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Test psychometrics


Developing psychometric instruments requires specialized knowledge and experience, including the ability to interpret results accurately and handle them responsibly.

Since its inception in 2005, Spiral Drives has collaborated with a group of highly experienced (test) psychologists, ensuring the quality of our test development. Through this collaboration, we’ve gained a significant amount of knowledge about the characteristics and uses of the Graves instruments.

Transparency and openness about this knowledge are essential to us. We aim for the correct utilization and utilization of Graves-based instruments, which is why we’re happy to share our knowledge on this page.

Measurement methods

In test psychometrics, two common measurement methods are:

  • Ipsative
  • Absolute

Each of these methods has its specific characteristics and applications. We’d like to explain them to you here:

Ipsative measurement method

In the ipsative measurement method, you, as the respondent, allocate a fixed number of points among a set number of response options, usually fifteen points among seven options (ranging from purple to turquoise).

Points are primarily assigned to the option that holds the highest preference; the rest do not receive points. Consequently, the outcome of such a test indicates the preferences for certain drives in comparison to all other drives.

This implies that the result of an ipsative Graves test represents a person’s relative preferences. “Ipse” is the Latin word for “self”. It measures and displays the distribution of preferences within an individual, where the total amounts to 100%. This approach is highly accessible, free of judgement, and serves as a valuable starting point for a developmental process.

Absolute measurement method

In the absolute measurement method, each drive is measured independently, without the obligatory allocation of 15 points among the 7 drives. Each question now stands alone and is individually answered using a 5-point Likert scale:

  • completely disagree
  • disagree
  • neither agree nor disagree
  • agree
  • completely agree

Each drive is measured independently, detached from the others, resulting in the outcome displaying the score for each autonomous drive. Consequently, each drive’s score can essentially be 100%, regardless of the scores of other drives.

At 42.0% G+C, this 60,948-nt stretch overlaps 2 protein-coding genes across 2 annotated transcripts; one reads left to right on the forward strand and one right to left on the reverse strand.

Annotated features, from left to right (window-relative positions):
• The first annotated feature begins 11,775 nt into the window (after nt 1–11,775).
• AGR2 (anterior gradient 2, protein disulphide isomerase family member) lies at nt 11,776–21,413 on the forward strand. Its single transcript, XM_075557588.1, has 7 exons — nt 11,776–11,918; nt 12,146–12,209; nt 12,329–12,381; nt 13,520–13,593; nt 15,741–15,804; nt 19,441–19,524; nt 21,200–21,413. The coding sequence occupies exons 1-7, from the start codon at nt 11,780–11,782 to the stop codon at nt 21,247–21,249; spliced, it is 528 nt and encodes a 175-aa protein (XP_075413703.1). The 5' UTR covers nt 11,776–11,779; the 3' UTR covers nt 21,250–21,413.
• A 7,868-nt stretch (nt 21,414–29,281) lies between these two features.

This method, therefore, provides more opportunities for statistical research and is commonly employed in traditional psychological tests. The result presents an absolute score for each drive, compared to a representative norm group. Hence, it’s referred to as an absolute measurement method.

Application in Spiral Drives™

Our Individual and Team drivesDNA™ employ the ipsative measurement method. This makes them accessible, unbiased, and highly effective for process-oriented development. The Team drivesDNA™ includes a special diversity graph, providing direct and concrete insights into underlying team dynamics.

Culture and energy constitute the deepest undercurrents in teams and organizations. For this layer, we’ve developed the Collective drivesDNA™ utilizing the absolute measurement method. This offers deeper quantitative insights and is suitable for clear analyses and assessment purposes.

Taking it a step further, our specialized instruments (Personal and Team Orientation Perspective) fully utilize the absolute measurement method, including norm groups.

Extra: Team Averages in an Ipsative Test

An ipsative test illustrates the distribution of preferences for drives within a single person. It shows the highest and lowest preferences relative to each other. This method is widely used for Graves-based instruments, including at Spiral Drives.For team analysis, it’s often an option to merge individual team members into a single graph, displaying the average of their preferences. However, this holds very limited value. There’s a common misconception that a team graph or profile speaks to the culture, energy, or underlying dynamics in a team.

To understand the underlying team dynamics, one must compare individual drives side by side to identify similarities and differences. However, this information is lost in an average graph. That’s why Spiral Drives, in its Team drivesDNA™, not only includes the average but also explicitly illustrates the relationships between individual drives.

When focusing on culture and energy, we’re addressing an entirely different layer. These elements are part of the collective and are shaped by a team’s shared past experiences. This specific feature, “shared past experiences,” is unrelated to individual drives influencing thoughts, feelings, and actions in the present moment. Therefore, we must separately measure culture and energy on the collective level.

Thus, an average team graph reveals nothing about the culture or energy, just as a measurement on the collective level reveals nothing about the (individual) preferences of team members.